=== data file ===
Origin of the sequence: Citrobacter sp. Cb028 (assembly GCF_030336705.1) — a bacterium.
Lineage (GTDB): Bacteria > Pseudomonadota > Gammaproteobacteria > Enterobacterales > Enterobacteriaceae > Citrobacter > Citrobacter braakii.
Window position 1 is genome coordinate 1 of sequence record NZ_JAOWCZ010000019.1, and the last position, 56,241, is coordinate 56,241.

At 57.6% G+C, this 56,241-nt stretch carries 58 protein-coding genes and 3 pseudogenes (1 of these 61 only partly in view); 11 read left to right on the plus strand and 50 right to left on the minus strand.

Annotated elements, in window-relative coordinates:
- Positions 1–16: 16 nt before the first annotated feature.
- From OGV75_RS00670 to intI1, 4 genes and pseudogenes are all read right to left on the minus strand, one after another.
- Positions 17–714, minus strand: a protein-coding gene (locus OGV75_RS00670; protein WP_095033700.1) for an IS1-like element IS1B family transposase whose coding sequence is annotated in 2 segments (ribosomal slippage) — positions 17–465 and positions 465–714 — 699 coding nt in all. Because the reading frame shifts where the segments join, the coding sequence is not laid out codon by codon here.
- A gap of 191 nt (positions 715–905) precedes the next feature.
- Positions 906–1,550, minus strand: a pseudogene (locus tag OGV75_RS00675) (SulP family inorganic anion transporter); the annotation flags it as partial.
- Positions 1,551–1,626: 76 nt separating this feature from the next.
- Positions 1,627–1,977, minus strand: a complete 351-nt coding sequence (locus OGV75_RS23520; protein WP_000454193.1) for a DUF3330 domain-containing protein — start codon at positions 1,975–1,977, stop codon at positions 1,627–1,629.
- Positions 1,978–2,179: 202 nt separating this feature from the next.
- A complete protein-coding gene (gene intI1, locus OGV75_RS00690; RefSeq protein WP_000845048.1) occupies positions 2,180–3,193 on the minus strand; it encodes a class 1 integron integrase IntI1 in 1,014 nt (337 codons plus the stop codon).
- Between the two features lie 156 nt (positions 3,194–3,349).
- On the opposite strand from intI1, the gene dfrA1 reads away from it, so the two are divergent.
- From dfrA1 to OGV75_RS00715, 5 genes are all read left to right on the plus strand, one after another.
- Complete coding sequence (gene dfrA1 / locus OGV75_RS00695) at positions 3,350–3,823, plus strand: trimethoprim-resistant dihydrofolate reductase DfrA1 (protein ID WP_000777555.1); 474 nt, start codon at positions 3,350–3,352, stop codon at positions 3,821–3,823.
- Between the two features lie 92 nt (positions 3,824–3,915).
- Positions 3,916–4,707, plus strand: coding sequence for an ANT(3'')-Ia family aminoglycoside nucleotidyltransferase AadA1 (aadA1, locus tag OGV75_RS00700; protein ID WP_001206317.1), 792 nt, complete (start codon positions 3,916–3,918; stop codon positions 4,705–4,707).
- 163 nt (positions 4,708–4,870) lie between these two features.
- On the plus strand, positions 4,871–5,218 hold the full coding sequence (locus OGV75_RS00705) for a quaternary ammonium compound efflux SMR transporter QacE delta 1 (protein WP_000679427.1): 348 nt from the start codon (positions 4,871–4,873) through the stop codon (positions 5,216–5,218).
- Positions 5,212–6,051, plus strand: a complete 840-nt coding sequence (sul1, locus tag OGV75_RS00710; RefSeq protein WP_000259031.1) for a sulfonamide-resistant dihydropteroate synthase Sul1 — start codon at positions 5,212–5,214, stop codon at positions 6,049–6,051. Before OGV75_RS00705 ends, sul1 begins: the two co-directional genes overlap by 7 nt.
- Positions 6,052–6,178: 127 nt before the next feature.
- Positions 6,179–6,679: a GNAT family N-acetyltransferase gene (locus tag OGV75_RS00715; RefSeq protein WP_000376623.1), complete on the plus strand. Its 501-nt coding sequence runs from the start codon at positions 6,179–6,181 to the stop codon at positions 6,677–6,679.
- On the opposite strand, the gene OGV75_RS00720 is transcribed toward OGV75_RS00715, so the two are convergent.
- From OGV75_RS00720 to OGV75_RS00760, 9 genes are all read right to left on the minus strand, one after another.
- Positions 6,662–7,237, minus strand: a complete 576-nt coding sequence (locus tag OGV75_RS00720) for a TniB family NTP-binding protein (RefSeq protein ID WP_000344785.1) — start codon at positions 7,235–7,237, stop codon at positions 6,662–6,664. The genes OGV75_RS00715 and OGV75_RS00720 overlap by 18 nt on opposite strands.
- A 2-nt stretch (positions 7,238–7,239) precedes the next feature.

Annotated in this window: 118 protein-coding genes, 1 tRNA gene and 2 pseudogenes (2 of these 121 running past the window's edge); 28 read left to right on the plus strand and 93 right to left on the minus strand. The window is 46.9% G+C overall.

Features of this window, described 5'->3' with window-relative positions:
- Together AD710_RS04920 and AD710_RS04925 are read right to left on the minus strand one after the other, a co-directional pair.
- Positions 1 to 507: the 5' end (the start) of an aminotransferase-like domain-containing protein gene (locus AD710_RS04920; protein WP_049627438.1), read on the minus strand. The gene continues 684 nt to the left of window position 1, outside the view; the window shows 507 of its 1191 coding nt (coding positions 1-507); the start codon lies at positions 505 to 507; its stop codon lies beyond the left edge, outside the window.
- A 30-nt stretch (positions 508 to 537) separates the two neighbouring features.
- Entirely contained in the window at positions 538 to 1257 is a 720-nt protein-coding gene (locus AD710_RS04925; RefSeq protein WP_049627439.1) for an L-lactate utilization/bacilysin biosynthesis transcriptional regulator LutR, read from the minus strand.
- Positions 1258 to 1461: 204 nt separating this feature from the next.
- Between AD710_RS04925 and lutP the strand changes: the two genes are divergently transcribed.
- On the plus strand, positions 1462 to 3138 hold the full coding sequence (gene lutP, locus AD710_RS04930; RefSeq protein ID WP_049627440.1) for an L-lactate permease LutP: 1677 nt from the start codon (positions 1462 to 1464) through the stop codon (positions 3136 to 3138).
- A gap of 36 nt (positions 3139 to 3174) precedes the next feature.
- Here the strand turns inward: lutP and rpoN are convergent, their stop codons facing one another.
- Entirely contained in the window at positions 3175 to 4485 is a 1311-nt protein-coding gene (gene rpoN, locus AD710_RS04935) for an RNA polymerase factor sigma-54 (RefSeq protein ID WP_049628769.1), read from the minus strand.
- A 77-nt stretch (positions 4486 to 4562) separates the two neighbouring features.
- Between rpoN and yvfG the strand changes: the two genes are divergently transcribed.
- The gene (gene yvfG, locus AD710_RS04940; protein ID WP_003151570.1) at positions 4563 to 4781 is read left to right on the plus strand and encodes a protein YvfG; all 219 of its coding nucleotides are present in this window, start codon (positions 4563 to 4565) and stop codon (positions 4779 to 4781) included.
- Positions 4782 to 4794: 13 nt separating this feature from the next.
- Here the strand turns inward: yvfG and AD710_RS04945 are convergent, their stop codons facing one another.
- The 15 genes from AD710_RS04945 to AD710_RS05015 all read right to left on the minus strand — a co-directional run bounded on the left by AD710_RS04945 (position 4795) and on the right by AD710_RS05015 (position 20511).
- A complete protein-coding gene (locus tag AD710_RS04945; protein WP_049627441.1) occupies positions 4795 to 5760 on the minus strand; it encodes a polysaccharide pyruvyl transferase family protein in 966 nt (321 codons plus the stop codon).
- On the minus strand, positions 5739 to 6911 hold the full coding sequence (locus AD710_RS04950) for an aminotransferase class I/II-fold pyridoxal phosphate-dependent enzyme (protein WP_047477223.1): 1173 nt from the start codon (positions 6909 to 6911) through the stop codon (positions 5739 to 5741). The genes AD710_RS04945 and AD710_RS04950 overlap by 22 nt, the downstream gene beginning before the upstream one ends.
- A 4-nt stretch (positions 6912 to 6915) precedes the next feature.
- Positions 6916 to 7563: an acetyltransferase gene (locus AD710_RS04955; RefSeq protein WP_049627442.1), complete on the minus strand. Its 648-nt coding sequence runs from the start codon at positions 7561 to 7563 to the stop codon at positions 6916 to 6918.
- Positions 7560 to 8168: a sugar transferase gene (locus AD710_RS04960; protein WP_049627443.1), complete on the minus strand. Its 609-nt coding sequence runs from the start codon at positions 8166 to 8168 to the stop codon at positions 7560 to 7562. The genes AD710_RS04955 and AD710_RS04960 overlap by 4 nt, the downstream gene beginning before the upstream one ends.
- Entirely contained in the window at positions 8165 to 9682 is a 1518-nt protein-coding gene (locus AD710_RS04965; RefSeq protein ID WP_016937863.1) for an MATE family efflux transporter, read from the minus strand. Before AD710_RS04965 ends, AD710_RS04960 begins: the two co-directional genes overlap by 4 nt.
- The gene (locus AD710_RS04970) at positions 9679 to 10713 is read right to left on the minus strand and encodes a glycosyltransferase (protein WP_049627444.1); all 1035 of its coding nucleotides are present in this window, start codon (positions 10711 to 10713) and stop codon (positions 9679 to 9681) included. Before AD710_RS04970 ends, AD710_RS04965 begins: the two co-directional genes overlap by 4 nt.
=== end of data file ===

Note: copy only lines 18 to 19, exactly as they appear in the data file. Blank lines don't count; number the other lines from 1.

- Complete coding sequence (gene dfrA1 / locus OGV75_RS00695) at positions 3,350–3,823, plus strand: trimethoprim-resistant dihydrofolate reductase DfrA1 (protein ID WP_000777555.1); 474 nt, start codon at positions 3,350–3,352, stop codon at positions 3,821–3,823.
- Between the two features lie 92 nt (positions 3,824–3,915).